Is it permissible for a sitting president of the United States to bring pressure to bear on a foreign leader to investigate a political rival of the president for the sole purpose of casting that rival in a negative light?
That is the essential question members of the House of Representatives and Senate must answer for themselves as they confront the impeachment investigation now fully underway in the House. Those who have weighed in thus far on this point include a number of Republican legislators, including South Carolina’s Lindsey Graham (“If you bring articles of impeachment based on this phone call, I think you’re nuts”) and Iowa’s Joni Ernst (“I’ve looked at the transcript; I don’t see anything there”).
Note: Trump and his defenders never claimed that enlisting a foreign power to intervene in our elections was permissible—only that his campaign had nothing to do with it. Now, he is freely admitting to doing exactly that—and releasing a transcript that proves it.
Much is being made by the president’s defenders that there was no overt quid pro quo from Trump to Ukrainian President Volodymyr Zelensky tying an impending foreign aid package to Zelensky’s commitment to investigate Biden.
While that much is true, President Trump, wise at least in the ways of influence and pressure, makes plentiful reference to how “very very good” the U.S. has been to Ukraine, despite that goodness not being “reciprocal.”
Zelensky then expresses his appreciation for that support by including the fact that his country has been buying American oil, is prepared to “buy more Javelins from the United States for defense purposes,” and that last time he was in the U.S. he stayed at Trump Tower in New York.
“Good. Well, thank you very much and I appreciate that. I will tell Rudy and Attorney General Barr to call. Thank you. Whenever you would like to come to the White House, feel free to call. Give us a date and we’ll work that out.”
So not only is Trump’s personal attorney Rudy Giuliani involved in the now internationalized quest to “get to the bottom” of digging up dirt on Biden and his son, Hunter, whose involvement in Ukrainian politics has been shown to be completely above board, but even the sitting U.S. Attorney General has been enlisted in the effort to discredit what polls are currently saying would be Trump’s most formidable 2020 competitor. (The fact that Attorney General Barr has apparently already signed on to this effort tells us everything we need to know about what is supposed to be his office’s “independence” from the executive branch.)
So: no specific quid pro quo. (No, “If you consent to investigating Biden, I will release this $400 million aid package that has been on my desk for a couple of weeks.”)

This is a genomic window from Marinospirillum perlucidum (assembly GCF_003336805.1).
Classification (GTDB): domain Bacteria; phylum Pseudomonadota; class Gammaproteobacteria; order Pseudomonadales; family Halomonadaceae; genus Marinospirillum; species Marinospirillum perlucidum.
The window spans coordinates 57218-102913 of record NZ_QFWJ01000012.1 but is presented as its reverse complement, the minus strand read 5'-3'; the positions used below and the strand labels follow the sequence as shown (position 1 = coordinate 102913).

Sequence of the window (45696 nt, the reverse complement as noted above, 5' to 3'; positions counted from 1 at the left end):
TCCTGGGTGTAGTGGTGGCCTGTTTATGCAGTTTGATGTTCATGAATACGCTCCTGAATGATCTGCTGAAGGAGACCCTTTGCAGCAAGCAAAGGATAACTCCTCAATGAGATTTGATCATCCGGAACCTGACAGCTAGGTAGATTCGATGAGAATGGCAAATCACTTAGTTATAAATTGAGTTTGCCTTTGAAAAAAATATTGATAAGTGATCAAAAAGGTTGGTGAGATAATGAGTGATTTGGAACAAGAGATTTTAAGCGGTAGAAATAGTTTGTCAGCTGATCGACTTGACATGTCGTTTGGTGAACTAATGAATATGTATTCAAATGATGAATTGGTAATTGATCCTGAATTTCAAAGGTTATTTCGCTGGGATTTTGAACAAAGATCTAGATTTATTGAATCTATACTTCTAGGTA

Plentiful indication of what Trump is expecting Zelensky to do. (”…whatever you can do with the Attorney General would be great. Biden went around bragging that he stopped the prosecution so if you can look into it… It sounds horrible to me.”)
Plentiful indication from Zelensky that he perfectly understands Trump’s expectation.
“We are already working on cooperation. We are buying American oil but I am very hopeful for a future meeting. We will have more time and more opportunities to discuss these opportunities and get to know each other better. I would like to thank you very much for your support.”
And the thing is: None of that matters.
Whether or not there was a quid pro quo, specific or veiled, is not pertinent to the central, overarching question: Should the president of the United States enlist foreign powers to help influence an American presidential election?
Didn’t we just conclude a multi-year investigation regarding that issue, and wasn’t Trump’s entire defense the endlessly repeated mantra that there was “no collusion!” between his campaign and Russia, whose effort to influence the 2016 election was exhaustively chronicled by U.S. intelligence agencies?
Note: Trump and his defenders never claimed that enlisting a foreign power to intervene in our elections was permissible—only that his campaign had nothing to do with it.
Now, he is freely admitting to doing exactly that—and releasing a transcript that proves it, with the apparent expectation that Republicans and even Democrats would readily see that there was nothing untoward, unethical, unseemly and least of all impeachable in his actions.
So: Are such actions by a sitting U.S. president permissible, allowable, just another day in the life of rough-and-tumble politics, nothing to see here, let’s just keep moving along?
How Senate and House members, and in a much larger and more important sense, the American electorate, comes down on that issue will tell us much about the state of our increasingly fragile democracy as we turn the corner toward an undoubtedly tumultuous 2020.
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For the officially released White House version of the call transcript between Presidents Trump and Zelensky, see here: